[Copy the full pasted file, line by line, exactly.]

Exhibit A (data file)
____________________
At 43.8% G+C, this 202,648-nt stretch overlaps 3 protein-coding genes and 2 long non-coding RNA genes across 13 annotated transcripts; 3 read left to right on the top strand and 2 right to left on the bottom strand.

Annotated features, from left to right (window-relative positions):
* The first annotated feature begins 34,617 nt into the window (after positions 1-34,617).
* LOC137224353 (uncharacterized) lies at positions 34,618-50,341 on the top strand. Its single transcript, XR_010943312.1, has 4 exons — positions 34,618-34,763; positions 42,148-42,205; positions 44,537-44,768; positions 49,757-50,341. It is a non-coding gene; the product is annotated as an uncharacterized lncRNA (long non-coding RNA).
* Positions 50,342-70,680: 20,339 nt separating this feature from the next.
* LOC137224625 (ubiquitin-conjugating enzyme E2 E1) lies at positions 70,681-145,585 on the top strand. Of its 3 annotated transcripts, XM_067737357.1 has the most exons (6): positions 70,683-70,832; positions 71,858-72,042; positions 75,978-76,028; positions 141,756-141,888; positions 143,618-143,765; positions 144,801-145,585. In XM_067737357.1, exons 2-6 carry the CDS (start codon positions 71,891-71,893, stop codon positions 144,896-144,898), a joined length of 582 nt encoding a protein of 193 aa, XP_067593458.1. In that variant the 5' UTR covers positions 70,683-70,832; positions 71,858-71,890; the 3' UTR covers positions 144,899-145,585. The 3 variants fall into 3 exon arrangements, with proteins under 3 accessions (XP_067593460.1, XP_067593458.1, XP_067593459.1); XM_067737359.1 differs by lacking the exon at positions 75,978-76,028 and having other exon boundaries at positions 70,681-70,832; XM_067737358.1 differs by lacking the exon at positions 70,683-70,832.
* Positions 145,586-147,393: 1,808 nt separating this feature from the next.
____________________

At 43.8% G+C, this 202,648-nt stretch overlaps 3 protein-coding genes and 2 long non-coding RNA genes across 13 annotated transcripts; 3 read left to right on the top strand and 2 right to left on the bottom strand.

Annotated features, from left to right (window-relative positions):
* The first annotated feature begins 34,617 nt into the window (after positions 1-34,617).
* LOC137224353 (uncharacterized) lies at positions 34,618-50,341 on the top strand. Its single transcript, XR_010943312.1, has 4 exons — positions 34,618-34,763; positions 42,148-42,205; positions 44,537-44,768; positions 49,757-50,341. It is a non-coding gene; the product is annotated as an uncharacterized lncRNA (long non-coding RNA).
* Positions 50,342-70,680: 20,339 nt separating this feature from the next.
* LOC137224625 (ubiquitin-conjugating enzyme E2 E1) lies at positions 70,681-145,585 on the top strand. Of its 3 annotated transcripts, XM_067737357.1 has the most exons (6): positions 70,683-70,832; positions 71,858-72,042; positions 75,978-76,028; positions 141,756-141,888; positions 143,618-143,765; positions 144,801-145,585. In XM_067737357.1, exons 2-6 carry the CDS (start codon positions 71,891-71,893, stop codon positions 144,896-144,898), a joined length of 582 nt encoding a protein of 193 aa, XP_067593458.1. In that variant the 5' UTR covers positions 70,683-70,832; positions 71,858-71,890; the 3' UTR covers positions 144,899-145,585. The 3 variants fall into 3 exon arrangements, with proteins under 3 accessions (XP_067593460.1, XP_067593458.1, XP_067593459.1); XM_067737359.1 differs by lacking the exon at positions 75,978-76,028 and having other exon boundaries at positions 70,681-70,832; XM_067737358.1 differs by lacking the exon at positions 70,683-70,832.
* Positions 145,586-147,393: 1,808 nt separating this feature from the next.